The Forbidden City is a palace not only for silent items, but also for the people who once lived there.

Jin Lerong recounted the experiences of four Ming dynasty emperors.  The following is what She said.

The four Ming emperors Zhu Di, Zhu Gaochi, Zhu Zhanji and Zhu Qizhen had very different lives, but all had historical significance for the Forbidden City. Throughout the construction and reconstruction of the Forbidden City, there were many significant events. Some of these emperors had to endure countless hardships before finally becoming an emperor, only to pass away soon after, while others used their mighty military power to consolidate their regime with bloodshed. This is the brutal struggle for the throne in ancient times. The Forbidden City has witnessed countless changes of power, making it a symbol of power. Nowadays, it has transformed from a symbol of power to a significant discovery in historical researches. Thousands of artifacts inside have high value for appreciation and research. In the future, the Forbidden City will continue to amaze and be studied by the descendants.

For six hundred years, the Forbidden City has preserved many unique festival rituals, as Wang Zilin recounted in the following.

On New Year’s Day, there was an important activity called “giving blessings” in the Forbidden City. The emperor’s “imperial handwriting of blessings” was highly regarded. In fact, the emperor started to prepare for the imperial handwriting of blessings as soon as the twelfth month of the lunar calendar began. After performing the ritual at the Chanfu Temple, the emperor took the brush and ink from the Chonghua Palace to write the blessings. The first blessing he wrote were hung in the main hall of the Qianqing Palace, and the rest of the blessings, besides being posted on the palace’s buildings, were given as gifts to the ministers in order to strengthen the relationship between the emperor and his ministers.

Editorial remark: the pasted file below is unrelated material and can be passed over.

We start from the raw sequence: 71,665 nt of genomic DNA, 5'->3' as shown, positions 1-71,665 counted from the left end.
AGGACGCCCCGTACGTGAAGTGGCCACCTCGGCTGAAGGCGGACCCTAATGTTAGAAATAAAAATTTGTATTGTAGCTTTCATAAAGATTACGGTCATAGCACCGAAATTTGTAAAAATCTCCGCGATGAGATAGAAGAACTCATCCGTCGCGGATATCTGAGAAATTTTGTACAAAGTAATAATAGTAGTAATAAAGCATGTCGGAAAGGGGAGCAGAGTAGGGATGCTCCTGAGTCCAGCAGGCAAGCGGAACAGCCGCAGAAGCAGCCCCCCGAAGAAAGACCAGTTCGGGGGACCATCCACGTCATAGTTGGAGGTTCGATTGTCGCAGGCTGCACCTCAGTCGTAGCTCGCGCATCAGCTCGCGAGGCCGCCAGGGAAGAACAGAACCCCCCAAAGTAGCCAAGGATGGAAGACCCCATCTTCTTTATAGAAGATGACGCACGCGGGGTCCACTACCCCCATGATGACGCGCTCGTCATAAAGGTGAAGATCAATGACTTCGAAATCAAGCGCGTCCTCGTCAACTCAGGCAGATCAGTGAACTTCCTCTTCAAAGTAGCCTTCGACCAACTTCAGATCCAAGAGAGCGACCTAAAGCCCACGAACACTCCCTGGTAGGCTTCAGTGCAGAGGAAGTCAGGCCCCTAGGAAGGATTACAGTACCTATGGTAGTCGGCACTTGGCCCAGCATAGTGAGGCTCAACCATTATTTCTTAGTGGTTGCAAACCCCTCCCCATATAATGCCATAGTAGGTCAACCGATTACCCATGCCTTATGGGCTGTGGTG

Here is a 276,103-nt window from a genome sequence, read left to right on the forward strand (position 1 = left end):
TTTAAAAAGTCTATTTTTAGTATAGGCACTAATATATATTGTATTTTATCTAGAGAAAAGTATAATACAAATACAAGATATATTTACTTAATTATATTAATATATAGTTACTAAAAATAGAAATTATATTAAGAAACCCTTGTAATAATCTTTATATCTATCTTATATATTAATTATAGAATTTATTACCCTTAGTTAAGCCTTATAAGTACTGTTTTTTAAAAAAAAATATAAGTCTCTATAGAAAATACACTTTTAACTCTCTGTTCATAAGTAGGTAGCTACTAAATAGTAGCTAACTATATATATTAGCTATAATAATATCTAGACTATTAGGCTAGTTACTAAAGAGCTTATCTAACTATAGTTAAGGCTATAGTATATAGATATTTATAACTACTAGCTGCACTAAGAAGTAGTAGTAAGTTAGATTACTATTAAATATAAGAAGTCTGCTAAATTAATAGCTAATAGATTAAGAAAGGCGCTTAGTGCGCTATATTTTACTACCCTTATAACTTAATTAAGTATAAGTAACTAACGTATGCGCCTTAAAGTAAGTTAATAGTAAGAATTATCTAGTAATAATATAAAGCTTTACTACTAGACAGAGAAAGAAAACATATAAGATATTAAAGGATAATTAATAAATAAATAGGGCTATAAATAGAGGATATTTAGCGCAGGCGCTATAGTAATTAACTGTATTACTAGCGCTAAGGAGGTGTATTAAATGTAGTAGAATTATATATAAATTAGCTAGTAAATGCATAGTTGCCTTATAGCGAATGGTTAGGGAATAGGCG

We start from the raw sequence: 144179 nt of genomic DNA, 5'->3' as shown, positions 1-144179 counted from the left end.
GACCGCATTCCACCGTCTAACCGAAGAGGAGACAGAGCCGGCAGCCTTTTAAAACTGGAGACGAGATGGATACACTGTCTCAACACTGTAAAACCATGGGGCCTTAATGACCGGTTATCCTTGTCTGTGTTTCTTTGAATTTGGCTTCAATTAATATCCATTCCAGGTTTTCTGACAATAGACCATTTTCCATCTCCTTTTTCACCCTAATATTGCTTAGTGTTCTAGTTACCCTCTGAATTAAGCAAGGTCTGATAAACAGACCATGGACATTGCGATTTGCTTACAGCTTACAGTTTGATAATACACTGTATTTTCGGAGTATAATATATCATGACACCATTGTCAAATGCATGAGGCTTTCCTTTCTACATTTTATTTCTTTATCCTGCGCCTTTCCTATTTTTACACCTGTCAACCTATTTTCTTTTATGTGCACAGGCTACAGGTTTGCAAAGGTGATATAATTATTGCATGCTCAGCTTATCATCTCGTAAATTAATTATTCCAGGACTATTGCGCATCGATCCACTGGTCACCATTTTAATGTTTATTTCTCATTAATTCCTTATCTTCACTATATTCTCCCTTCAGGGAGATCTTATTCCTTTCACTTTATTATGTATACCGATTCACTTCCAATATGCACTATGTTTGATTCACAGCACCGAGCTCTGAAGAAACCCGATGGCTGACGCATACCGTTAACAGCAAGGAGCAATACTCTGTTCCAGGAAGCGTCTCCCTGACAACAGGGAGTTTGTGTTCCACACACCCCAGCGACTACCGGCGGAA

The 5,000-year civilization of the Chinese nation is an unbroken river of history, and the historical culture of the Chinese nation is fully evidenced in the various artifacts and collections of the Forbidden City. The Forbidden City belongs not only to the nation, but also to the world. It is both traditional and modern, historical and future-oriented. Through the “Forbidden City Storytelling” speech competition, the students have been able to feel the profound cultural heritage contained in the Forbidden City, and have deepened their senses of mission and pride in inheriting excellent Chinese historical culture.